Zambian tourism minister Kabinga Pande has said he cannot give assurance about bringing amendments to parliament to allow the compensation for the victims of human-wildlife conflict, reported The Post Daily Monday.
Pande was responding to a question from a parliament member after delivering to the parliament a ministerial statement on human wildlife conflict.
He said while the loss of life is regretted, current legislation does not provide for compensation.
The minister blamed the co-existence of wildlife and people for what has resulted in the conflicts, saying that his country has recorded an increase in the fatalities as a result of these conflicts.
Between January and August in 2005, a total of 2,811 human wildlife conflicts reports were received, compared to 1,124 in the same period of 2004.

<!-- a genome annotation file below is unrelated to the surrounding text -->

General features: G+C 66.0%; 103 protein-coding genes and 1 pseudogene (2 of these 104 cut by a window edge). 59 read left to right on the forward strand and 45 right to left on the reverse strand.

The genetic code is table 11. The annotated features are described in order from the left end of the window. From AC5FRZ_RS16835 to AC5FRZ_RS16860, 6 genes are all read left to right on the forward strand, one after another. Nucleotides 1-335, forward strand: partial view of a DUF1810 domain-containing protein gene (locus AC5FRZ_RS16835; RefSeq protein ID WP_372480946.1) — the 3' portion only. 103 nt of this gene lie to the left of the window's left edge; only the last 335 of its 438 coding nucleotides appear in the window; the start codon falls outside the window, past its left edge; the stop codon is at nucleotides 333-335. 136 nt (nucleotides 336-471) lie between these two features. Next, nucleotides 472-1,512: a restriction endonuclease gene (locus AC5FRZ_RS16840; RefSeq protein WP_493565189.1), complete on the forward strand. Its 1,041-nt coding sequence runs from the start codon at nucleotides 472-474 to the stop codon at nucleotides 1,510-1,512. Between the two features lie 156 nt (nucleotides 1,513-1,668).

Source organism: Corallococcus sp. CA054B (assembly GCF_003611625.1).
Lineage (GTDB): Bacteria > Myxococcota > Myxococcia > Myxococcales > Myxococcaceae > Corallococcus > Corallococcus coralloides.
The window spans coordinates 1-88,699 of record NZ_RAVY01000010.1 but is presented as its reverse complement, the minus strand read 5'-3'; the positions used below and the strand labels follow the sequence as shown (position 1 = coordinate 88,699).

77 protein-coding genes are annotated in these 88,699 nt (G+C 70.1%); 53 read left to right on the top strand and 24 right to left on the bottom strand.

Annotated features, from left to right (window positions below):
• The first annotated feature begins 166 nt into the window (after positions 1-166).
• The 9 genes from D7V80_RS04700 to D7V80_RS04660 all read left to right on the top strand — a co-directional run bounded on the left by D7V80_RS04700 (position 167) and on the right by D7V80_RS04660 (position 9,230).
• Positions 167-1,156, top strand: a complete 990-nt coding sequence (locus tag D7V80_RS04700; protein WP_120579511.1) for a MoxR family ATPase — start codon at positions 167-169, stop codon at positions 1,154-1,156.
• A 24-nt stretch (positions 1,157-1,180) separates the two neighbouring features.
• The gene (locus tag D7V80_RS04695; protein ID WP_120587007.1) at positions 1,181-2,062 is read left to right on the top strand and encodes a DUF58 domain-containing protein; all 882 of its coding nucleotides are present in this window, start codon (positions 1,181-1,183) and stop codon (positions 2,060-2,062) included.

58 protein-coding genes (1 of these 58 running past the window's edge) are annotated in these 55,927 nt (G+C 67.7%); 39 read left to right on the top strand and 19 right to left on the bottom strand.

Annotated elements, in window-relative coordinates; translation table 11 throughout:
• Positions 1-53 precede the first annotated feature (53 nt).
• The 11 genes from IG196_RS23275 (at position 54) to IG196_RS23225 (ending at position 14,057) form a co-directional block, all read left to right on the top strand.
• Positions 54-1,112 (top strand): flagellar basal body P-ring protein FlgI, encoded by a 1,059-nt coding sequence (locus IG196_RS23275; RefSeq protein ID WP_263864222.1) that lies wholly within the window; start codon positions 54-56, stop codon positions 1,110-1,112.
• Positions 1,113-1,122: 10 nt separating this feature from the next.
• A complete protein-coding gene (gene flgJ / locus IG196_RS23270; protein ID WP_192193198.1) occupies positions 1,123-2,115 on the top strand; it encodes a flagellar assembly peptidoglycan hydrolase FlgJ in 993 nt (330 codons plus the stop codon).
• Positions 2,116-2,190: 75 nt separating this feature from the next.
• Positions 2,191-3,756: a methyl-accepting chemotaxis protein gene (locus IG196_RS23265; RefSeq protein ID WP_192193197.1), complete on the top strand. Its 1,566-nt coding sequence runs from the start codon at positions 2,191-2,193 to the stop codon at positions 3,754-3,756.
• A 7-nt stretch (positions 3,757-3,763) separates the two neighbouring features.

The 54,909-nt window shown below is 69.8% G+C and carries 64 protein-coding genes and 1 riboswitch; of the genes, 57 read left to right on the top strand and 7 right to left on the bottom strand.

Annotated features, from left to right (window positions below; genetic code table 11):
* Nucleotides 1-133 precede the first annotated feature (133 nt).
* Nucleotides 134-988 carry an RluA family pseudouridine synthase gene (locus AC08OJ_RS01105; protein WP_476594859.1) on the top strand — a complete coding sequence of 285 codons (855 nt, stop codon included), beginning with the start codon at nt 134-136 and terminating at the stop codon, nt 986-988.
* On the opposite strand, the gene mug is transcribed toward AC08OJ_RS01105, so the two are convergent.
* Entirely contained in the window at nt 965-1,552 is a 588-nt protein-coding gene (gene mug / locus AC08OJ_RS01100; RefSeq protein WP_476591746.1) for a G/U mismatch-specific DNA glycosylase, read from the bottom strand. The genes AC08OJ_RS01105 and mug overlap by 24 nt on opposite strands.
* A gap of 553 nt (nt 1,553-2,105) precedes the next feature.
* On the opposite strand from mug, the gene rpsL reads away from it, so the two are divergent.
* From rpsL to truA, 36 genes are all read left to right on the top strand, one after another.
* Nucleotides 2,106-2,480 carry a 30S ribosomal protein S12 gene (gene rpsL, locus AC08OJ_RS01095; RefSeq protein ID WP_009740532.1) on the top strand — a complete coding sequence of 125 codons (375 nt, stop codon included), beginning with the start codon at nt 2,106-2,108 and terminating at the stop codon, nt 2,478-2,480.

"The most problematic animals in as far as human fatalities were concerned are crocodiles, hippos and elephants," said Pande.
The minister said Zambia Wildlife Authority intends to deploy wildlife control hunters who will in turn train members of affected communities in wildlife control hunting.
Stories of elephants invading people and destroying their crops have been the order of day in most rural parts of Zambia for years.
(Xinhua News Agency March 7, 2006)